Needles and trash littering the streets of Santa Cruz is a common sight, but a group known as the “Downtown Streets Team” is still working hard to change that.
The team is made up of about 40 people who are each experiencing homelessness and they all work together to clean up messes other people leave behind.
Brooke Newman, employment specialist for Downtown Streets Team said, “They do come across needles and encampments and garbage, but there are also cigarette butts on the beach which isn’t simply form homeless people, it’s not only homeless people creating trash issues, it’s all of us.”
The DST filled trash bins in less than 20 minutes Friday morning. Trash cans were full of cigarette butts, but the biggest and most dangerous thing the group comes across are needles.
“Needles, a lot of syringes, there are a lot of drug addicts out there by the levee and we’re afraid to get poked by a needle and we do as best as we can, but we know we have to pick them up or someone else might get hurt,” said DST manager, Anthony Sanchez.
Each team member carries a safe sharps box and there are two sharps kiosks. One kiosk by the courthouse on Water Street and one by the health center on Emeline Avenue, but the team said they’re hoping more safe disposable containers are installed.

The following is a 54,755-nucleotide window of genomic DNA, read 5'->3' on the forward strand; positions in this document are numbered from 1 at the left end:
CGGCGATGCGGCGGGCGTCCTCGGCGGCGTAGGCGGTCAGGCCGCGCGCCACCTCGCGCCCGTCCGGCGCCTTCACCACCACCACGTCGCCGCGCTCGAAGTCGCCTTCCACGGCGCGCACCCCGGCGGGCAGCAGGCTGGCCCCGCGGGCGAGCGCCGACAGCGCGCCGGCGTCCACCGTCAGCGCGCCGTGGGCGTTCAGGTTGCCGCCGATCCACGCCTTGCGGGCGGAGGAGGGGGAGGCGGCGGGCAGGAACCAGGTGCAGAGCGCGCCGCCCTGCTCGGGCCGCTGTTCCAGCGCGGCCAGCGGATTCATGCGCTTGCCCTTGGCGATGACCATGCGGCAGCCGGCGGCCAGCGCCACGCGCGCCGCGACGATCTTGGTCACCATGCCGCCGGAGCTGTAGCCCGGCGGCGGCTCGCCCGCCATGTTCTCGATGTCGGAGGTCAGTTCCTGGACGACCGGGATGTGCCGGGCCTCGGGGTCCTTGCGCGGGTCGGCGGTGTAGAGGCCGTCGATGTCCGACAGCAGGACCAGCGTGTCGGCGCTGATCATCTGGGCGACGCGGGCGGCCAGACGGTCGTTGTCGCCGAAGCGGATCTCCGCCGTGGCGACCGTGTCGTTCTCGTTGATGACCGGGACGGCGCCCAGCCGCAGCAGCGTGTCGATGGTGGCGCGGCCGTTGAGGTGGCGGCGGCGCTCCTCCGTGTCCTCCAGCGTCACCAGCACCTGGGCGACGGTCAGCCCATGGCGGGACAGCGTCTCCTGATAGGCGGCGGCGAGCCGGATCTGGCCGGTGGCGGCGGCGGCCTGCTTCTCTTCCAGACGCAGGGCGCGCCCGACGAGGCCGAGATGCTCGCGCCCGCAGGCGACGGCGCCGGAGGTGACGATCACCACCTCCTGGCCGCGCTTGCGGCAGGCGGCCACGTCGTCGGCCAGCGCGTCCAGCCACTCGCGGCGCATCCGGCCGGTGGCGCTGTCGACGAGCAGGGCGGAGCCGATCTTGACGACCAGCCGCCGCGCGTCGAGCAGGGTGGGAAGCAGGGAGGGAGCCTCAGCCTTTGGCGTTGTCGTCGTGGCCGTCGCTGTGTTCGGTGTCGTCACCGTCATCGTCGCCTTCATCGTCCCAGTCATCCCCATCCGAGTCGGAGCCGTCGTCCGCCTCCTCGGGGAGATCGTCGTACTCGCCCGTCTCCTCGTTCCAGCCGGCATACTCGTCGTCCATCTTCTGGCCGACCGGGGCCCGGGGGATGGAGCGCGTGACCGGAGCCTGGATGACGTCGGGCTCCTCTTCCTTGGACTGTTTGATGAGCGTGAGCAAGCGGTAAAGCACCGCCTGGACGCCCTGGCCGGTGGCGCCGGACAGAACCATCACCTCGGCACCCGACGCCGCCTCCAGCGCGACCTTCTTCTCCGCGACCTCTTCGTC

“Have a sharps disposal on every trash can and we need to have them locked very well with security alarms so if you if somebody picks up a needle on the street they’ll have a safe place to throw it away instead of the trash can,” said DST Nathaniel Kennedy.
The county said the two kiosks that are out are getting a lot of use and they do have plans to get more.
Santa Cruz County Health Officer, Dr. Arnold Leff said, “We just put one (sharp kiosk) up in the library downtown Santa Cruz and we’re looking to put some more up. It does require other jurisdictions to agree to it. But I think it’s going to be worthwhile and we are doing our best to try to make sure that those sharps are off the street.”
The sharps kiosks have been here for about three years. Last month in July they collected 260 pounds of needles from these kiosks.